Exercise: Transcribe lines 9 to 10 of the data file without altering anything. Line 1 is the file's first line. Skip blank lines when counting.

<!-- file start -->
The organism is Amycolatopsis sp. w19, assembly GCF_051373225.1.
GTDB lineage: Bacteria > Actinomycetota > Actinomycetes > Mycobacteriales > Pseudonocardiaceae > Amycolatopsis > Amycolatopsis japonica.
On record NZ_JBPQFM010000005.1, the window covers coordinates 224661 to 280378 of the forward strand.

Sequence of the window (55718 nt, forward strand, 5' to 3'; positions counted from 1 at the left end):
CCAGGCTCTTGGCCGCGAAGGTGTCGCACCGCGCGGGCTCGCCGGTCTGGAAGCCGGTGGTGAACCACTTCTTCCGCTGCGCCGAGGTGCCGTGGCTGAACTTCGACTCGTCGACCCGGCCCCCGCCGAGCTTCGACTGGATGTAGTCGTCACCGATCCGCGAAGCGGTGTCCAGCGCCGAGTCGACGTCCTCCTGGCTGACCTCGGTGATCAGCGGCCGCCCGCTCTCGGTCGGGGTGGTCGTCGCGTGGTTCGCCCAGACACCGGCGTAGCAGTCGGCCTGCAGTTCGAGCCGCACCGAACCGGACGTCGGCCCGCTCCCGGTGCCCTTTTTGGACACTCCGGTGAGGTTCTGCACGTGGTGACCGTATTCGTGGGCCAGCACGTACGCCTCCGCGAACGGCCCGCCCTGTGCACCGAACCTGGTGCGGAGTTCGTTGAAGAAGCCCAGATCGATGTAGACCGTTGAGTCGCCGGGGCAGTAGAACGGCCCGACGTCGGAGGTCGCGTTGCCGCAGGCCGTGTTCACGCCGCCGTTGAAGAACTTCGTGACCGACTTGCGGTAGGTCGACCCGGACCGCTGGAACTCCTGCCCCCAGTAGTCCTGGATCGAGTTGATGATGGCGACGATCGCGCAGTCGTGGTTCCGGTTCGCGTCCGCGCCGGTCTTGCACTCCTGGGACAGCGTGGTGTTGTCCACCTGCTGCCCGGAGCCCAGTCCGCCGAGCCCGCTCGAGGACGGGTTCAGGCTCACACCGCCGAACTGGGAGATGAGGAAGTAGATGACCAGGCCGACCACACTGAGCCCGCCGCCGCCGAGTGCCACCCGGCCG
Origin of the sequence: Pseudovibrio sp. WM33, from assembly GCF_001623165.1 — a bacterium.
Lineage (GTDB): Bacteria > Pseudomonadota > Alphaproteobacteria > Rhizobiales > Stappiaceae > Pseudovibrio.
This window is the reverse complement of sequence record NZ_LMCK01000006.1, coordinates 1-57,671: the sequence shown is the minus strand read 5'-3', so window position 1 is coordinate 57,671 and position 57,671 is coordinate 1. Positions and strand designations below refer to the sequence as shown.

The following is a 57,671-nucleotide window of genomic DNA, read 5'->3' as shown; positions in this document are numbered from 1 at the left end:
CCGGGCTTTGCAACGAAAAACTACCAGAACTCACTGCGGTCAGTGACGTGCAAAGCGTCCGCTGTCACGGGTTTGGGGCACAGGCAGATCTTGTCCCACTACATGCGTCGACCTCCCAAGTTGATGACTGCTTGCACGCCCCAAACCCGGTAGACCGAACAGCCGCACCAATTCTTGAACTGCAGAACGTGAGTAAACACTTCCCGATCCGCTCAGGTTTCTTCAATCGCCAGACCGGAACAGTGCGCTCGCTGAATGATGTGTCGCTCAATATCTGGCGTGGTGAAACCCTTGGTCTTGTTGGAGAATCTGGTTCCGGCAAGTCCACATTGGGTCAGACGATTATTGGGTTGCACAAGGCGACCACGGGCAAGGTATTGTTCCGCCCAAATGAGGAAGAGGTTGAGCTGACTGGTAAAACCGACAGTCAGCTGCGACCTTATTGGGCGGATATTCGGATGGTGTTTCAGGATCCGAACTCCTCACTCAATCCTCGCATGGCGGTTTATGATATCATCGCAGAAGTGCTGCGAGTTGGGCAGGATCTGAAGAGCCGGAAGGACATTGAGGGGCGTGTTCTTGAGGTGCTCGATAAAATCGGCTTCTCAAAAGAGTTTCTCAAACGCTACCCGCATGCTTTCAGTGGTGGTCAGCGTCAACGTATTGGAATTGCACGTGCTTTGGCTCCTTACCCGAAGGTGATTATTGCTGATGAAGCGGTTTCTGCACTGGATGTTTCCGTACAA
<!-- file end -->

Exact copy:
The following is a 57,671-nucleotide window of genomic DNA, read 5'->3' as shown; positions in this document are numbered from 1 at the left end:
CCGGGCTTTGCAACGAAAAACTACCAGAACTCACTGCGGTCAGTGACGTGCAAAGCGTCCGCTGTCACGGGTTTGGGGCACAGGCAGATCTTGTCCCACTACATGCGTCGACCTCCCAAGTTGATGACTGCTTGCACGCCCCAAACCCGGTAGACCGAACAGCCGCACCAATTCTTGAACTGCAGAACGTGAGTAAACACTTCCCGATCCGCTCAGGTTTCTTCAATCGCCAGACCGGAACAGTGCGCTCGCTGAATGATGTGTCGCTCAATATCTGGCGTGGTGAAACCCTTGGTCTTGTTGGAGAATCTGGTTCCGGCAAGTCCACATTGGGTCAGACGATTATTGGGTTGCACAAGGCGACCACGGGCAAGGTATTGTTCCGCCCAAATGAGGAAGAGGTTGAGCTGACTGGTAAAACCGACAGTCAGCTGCGACCTTATTGGGCGGATATTCGGATGGTGTTTCAGGATCCGAACTCCTCACTCAATCCTCGCATGGCGGTTTATGATATCATCGCAGAAGTGCTGCGAGTTGGGCAGGATCTGAAGAGCCGGAAGGACATTGAGGGGCGTGTTCTTGAGGTGCTCGATAAAATCGGCTTCTCAAAAGAGTTTCTCAAACGCTACCCGCATGCTTTCAGTGGTGGTCAGCGTCAACGTATTGGAATTGCACGTGCTTTGGCTCCTTACCCGAAGGTGATTATTGCTGATGAAGCGGTTTCTGCACTGGATGTTTCCGTACAA